The opinion of the court was delivered by: CAHN
Plaintiff Mack Trucks, Inc. (hereinafter "Mack") brought the instant action pursuant to 28 U.S.C. § 2201 seeking declaratory relief against the International Union, United Automobile, Aerospace and Agricultural Implement Workers of America, UAW (hereinafter "Union"). The matter was heard without a jury. After extensive oral argument I entered a final order. This opinion is filed to explain the rationale for the final order.
I make the following findings of fact and conclusions of law pursuant to Fed. R. Civ. P. 52.
1. Mack is a corporation organized and existing under the laws of the Commonwealth of Pennsylvania with its principal place of business in Allentown, Lehigh County, Pennsylvania. Mack manufactures heavy duty trucks and is engaged in an industry affecting interstate commerce.
2. The Union is a labor organization maintaining its principal office at Solidarity House, 8000 East Jefferson Avenue, Detroit, Michigan. Union's members are employees in an industry affecting interstate commerce.
3. Mack and the Union were parties to a master collective bargaining agreement ("the 1984 master agreement"), effective from October 30, 1984, until October 20, 1987. The 1984 master agreement covers Mack employees in bargaining units represented by four local unions: Local 677 in Allentown and Macungie, Pennsylvania; Locals 171 and 1247 in Hagerstown, Maryland; and Local 229 in Somerset, New Jersey.
5. Efforts by Mack and the Union to negotiate a new master collective bargaining agreement to take effect October 20, 1987, continued through April 8, 1987, but failed to materialize as of that date.
6. In early April, 1987, Mack and the Union agreed to mediate their differences with the assistance of W. J. Usery, Jr., a former Secretary of Labor in the Cabinet of the President of the United States.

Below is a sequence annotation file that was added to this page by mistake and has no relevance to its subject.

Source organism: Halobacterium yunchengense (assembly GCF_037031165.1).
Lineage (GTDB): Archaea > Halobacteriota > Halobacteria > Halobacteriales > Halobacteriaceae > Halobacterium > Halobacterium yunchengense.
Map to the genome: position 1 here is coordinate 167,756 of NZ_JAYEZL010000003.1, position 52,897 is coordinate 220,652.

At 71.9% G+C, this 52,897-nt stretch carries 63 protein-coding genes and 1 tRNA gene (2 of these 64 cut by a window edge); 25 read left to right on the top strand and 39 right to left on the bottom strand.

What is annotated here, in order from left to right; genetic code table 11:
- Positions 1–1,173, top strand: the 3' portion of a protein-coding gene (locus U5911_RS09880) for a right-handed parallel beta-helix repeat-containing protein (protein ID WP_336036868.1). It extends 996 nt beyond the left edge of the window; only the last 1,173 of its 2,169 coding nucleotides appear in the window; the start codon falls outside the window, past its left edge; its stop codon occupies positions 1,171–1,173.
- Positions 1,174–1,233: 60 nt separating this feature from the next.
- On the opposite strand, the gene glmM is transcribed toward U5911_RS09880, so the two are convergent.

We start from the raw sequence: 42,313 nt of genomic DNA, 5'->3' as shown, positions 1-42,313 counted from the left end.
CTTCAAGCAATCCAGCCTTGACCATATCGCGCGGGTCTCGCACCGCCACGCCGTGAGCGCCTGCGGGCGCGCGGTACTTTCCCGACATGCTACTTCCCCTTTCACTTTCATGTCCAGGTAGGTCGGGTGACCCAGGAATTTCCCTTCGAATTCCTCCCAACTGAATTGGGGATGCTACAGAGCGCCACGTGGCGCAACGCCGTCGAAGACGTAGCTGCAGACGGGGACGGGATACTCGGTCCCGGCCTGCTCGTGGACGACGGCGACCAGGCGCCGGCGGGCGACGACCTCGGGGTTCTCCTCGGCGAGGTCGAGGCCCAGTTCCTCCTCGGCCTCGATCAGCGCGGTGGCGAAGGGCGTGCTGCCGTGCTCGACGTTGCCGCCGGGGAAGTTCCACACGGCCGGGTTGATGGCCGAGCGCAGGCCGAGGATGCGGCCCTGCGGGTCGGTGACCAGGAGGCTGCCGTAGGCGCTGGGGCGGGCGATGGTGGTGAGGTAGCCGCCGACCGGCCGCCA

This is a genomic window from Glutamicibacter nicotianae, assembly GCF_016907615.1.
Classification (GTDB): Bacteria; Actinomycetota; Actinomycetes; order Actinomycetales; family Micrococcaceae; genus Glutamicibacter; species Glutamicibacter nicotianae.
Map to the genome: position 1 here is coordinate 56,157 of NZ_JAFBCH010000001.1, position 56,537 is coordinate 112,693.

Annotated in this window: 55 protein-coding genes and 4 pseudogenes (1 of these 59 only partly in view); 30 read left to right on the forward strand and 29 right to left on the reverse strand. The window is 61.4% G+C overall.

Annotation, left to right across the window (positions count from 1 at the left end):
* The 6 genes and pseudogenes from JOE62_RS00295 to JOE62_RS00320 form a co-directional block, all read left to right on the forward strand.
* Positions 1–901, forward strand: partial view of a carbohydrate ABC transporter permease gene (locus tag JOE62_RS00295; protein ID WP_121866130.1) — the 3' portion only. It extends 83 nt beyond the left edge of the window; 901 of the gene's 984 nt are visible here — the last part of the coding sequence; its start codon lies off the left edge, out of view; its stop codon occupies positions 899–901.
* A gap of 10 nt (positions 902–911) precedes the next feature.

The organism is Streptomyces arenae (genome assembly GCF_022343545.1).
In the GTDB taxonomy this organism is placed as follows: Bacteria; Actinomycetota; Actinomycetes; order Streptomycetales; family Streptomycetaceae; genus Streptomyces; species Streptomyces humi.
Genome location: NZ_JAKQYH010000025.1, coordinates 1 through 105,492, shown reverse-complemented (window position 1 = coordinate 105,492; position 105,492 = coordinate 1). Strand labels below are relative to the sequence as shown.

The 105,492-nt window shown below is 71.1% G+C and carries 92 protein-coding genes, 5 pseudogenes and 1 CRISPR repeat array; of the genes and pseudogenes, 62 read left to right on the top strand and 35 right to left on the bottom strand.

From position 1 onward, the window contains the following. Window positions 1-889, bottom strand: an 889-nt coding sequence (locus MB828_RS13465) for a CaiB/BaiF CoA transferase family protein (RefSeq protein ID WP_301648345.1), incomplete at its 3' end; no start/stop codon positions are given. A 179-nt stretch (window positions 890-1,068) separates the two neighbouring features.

7. At Mr. Usery's request, representatives of Mack and the Union met in Crystal City, Virginia, from April 18, 1987, to April 23, 1987.
8. On or about April 20, 1987, representatives of Mack presented a modified proposal to the Union.
9. After intensive negotiations, in the early morning hours of April 23, 1987, Mack and the Union reached agreement on the terms of a new master collective bargaining agreement. The agreement between Mack and the Union was oral and culminated with a shaking of hands by the negotiators for each side.
10. On April 24, 1987, Walter Meck, a Mack official and negotiator, on the basis of his participation in the Crystal City negotiations, prepared a letter and summary of the key elements (plaintiff's exhibit 17) of the new master agreement for transmittal by John Curcio, Mack's Chief Executive Officer, to the members of Mack's Board of Directors.
11. The key elements of the new master agreement as set forth in plaintiff's exhibit 17 are as follows:
(a) A five and one-half year term, effective immediately following ratification;
(b) A commitment by Mack that during the term of the new master agreement it will not close any existing facilities at which work is being performed by members of the Union (other than the previously announced closing of the Allentown assembly division);
(c) The assignment to Mack's Macungie facility of its complete knockdown operations and the assembly of all of its cab over engines models, its glider kits, and the "Baby 8" model;
(d) No further outsourcing by Mack during the term of the agreement;
(e) The implementation by Mack of its five year capital investment program of $ 22,000,000 for the Macungie assembly division and $ 100,000,000 for the Hagerstown power train division;
(f) The company's consent to fund and implement the special early retirement benefit program as defined in the 1984 master agreement, as to all eligible Mack union employees;
(g) The maximum term of health care benefits currently provided to laid off employees to be extended from 13 months to 24 months for Mack's active union employees laid off as a result of the previously announced closing of the Allentown assembly division and the outsourcing of miscellaneous machining and carriers at the Hagerstown power train division;
(h) A reduction of $ .85 to $ 1.10 per hour to be made to the wage rate schedule;
(i) Productivity improvements of up to twenty percent (20%) to be implemented at Macungie, effective on the date of the start up of the "Baby 8" model or January 4, 1988 (whichever is later), and Hagerstown, effective June 8, 1987;
(j) Job security guarantees for members of Local 677's engineering unit and the placement of the proposed centralized computer center in the Lehigh Valley, if constructed ...